The start of Golden Age? The rise of private equity

In 2021, Bain Capital raised almost $2bn in a new fund directed at pharmaceutical, biotechnology and medical device companies.


First published in our Biotech Review of the year – issue 9

What was notable about the Bain Capital deal was not simply the sheer amount of money raised, sizeable though it was, but who had raised it. After all, the fund represented only Bain’s third foray into life science fundraising, a market that had hitherto largely been the preserve of specialist investors and an area in which private equity had at times feared to tread. The fund was no anomaly, however. Rather it reflects a new trend in the last few years: the entry of private equity, and other non-traditional investors, into the life sciences market.

The sound of trumpets

In truth, “entry” perhaps belies the new-found enthusiasm of private equity for the life sciences. Such has been the level of activity this year – £2.39bn having been raised in the first half of 2021, against £2.81bn for all of 2020 – that Private Equity Wire has gone so far as to talk of a “Golden Age” for the life sciences. Whether or not this claim is hyperbolic, it certainly reflects a sharp increase in activity.

Significant sums have been spent, particularly on medical devices, genomics, drug development and, perhaps unsurprisingly, personal protection equipment (PPE). A prime example of this substantial appetite for the life sciences amongst PE came with Blackstone recently laying down a $250m investment into Autolus Therapeutics[1], the largest investment into a UK biotech company from a single source so far. Auctions, too, are increasingly frequent – also serving to drive up valuations – whilst life science froth is strongly reminiscent of that which existed across the wider economy in 2006 and 2007, described at that time by The Economist as a “rampage” enacted on public markets by private equity.

In fact, there has even been a notable increase in secondary deals, that is private equity houses selling assets to each other, a development typified by Crescent Capital’s recent agreement to sell Nucleus Network to Blackstone Group. Private equity has arrived, and with a bang.

Behind the headlines

It’s not simply the case, though, that private equity is now more willing to invest in the sector; but that it is more willing to invest in companies at an earlier stage in their evolution. Bain Capital Life Sciences, for instance, reportedly reviews close to 1,000 early-stage companies each year for opportunities to invest. The result is not just that we are seeing more deals, but an increasing number of smaller deals, too. In fact, if one industry commentator is to be believed, PE has “VC envy”.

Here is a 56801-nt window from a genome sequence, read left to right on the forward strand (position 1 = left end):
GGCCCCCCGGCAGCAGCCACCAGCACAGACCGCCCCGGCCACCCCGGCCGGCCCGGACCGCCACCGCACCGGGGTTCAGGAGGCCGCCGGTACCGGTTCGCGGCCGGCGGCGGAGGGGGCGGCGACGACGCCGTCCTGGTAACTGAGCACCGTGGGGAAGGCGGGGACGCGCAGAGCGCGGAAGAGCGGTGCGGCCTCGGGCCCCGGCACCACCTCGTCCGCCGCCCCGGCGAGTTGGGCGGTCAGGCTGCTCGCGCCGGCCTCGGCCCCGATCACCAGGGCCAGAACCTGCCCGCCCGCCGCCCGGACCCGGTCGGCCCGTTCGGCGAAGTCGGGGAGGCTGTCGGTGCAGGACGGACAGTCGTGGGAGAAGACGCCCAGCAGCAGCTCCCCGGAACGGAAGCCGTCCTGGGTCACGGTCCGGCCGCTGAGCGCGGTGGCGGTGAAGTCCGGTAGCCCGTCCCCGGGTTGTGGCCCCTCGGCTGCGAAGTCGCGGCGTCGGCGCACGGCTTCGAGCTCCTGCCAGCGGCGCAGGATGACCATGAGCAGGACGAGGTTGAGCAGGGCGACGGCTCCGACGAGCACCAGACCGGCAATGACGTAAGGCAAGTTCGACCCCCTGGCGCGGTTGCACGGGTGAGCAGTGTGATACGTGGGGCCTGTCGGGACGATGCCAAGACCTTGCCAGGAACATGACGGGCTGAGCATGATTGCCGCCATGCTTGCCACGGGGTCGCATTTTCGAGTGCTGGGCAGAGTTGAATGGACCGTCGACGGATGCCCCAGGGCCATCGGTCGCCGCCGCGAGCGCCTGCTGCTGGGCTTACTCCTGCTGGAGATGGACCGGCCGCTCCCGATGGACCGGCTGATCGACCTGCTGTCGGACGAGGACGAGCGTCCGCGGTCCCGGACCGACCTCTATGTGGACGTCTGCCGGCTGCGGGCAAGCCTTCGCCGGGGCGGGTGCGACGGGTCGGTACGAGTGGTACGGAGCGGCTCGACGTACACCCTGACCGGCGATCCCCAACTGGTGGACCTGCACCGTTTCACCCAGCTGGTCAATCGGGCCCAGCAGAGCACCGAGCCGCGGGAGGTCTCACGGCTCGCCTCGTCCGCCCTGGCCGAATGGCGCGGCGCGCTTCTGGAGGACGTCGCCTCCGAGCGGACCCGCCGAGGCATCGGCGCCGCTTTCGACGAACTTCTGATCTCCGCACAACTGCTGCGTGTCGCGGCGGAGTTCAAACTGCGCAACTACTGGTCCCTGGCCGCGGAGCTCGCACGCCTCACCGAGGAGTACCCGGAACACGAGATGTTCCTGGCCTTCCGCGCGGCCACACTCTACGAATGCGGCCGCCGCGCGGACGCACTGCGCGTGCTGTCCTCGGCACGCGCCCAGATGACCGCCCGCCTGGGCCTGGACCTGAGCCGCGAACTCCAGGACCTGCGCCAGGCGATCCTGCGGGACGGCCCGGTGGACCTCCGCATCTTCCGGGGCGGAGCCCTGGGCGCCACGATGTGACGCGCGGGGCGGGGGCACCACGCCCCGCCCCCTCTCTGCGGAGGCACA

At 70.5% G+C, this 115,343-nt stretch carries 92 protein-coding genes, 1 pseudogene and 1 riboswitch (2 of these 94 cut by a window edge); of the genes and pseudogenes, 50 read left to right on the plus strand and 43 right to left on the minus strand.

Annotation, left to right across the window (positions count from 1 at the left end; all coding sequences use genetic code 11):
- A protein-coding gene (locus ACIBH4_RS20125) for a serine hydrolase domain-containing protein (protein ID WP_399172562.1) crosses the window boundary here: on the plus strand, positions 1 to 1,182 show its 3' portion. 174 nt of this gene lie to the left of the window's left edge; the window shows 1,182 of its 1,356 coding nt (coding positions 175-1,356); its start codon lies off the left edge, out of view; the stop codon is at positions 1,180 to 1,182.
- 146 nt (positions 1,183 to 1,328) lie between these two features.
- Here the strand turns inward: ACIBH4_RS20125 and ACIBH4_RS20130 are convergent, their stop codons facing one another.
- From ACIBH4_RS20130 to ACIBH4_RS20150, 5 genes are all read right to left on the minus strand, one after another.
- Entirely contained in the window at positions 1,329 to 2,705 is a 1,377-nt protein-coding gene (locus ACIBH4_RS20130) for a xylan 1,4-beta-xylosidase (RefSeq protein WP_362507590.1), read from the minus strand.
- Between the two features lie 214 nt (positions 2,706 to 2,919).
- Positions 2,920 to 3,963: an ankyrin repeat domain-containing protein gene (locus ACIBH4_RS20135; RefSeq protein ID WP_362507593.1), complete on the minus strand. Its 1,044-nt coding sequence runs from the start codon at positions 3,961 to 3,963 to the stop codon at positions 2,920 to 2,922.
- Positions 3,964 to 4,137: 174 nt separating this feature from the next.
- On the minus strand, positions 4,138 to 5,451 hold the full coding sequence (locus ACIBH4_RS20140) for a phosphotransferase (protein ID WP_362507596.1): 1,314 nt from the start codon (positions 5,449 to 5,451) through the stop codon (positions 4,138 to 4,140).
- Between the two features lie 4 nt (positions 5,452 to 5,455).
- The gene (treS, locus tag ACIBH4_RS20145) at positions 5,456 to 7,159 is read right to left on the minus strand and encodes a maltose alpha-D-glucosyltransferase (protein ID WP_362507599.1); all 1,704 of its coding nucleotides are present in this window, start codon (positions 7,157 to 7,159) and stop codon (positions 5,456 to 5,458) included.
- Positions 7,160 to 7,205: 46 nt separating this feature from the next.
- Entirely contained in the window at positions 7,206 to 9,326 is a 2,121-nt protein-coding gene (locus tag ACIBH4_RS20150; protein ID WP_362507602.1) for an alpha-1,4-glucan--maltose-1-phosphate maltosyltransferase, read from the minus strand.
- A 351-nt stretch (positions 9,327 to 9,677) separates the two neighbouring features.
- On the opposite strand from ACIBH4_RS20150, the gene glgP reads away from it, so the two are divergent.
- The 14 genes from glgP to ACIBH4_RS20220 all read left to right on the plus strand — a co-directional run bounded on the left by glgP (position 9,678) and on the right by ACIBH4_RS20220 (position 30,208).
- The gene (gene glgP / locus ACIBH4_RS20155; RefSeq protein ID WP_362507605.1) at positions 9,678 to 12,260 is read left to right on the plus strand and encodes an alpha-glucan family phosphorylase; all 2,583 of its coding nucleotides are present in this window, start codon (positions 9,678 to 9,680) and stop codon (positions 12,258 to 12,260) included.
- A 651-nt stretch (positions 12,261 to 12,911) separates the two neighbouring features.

But what underpins this development? After all, for years, certain parts of the life science market were seen as being too risky, and taking too long to generate returns: say 12 years for a new medicine to go from research stage to commercialisation. Instead, private equity houses typically sought assets that could quickly pay down leveraged debt, hence historic interest in hospitals and certain less risky medical devices. After all, Bain and KKR hit the headlines in 2006 when they led on the buyout of hospital operator HCA for $33bn.

The apparent sea change is, in part, a result of the sector, and its innovations, having matured and demonstrated their ability to fulfill a market need (and thereby generate returns). And though private equity is yet to involve itself in vaccines to any great extent, it is possible the events of the last 18 months have further piqued interests in biotech (and certainly explains the significant investment in PPE).

And then, of course, there is the fact that private equity has amassed significant capital reserves. As the Financial Times recently reported, private equity is sat on $2.5tn of unspent cash. Simply put, this money needs to be deployed, and the life sciences – increasingly shorn of the risky image by years of successful development and marketisation – are the recipient.

Swelling seas of success?

If money greases the wheels of innovation, then the arrival of private equity should certainly keep them rotating. Private equity provides innovators and earlier stage investors with more routes to exit and an additional means to turn ideas into profit. Inevitably, this should incentivise efforts to move ideas from the lab floor to the marketplace. A rising tide, if the saying is to be believed, lifts all ships – and private equity has certainly caused a splash.

For how long this trend will continue is, of course, a key question – and a difficult one at that. Private equity is acute to market trends, and it could be that its gaze lingers only until another sector, or asset class, looms into view. But whilst it is difficult to predict exactly how long the enthusiasm will last, it is likely that PE houses will keep a close eye on digital health innovations – be it apps or new AI platforms or genomics – for some time yet.

And thereby hangs the tale: whether we’re in a golden age or golden moment, only time will tell.

[1] For full disclosure, Bristows acted for UCLB on the spin-out of Autolus in 2014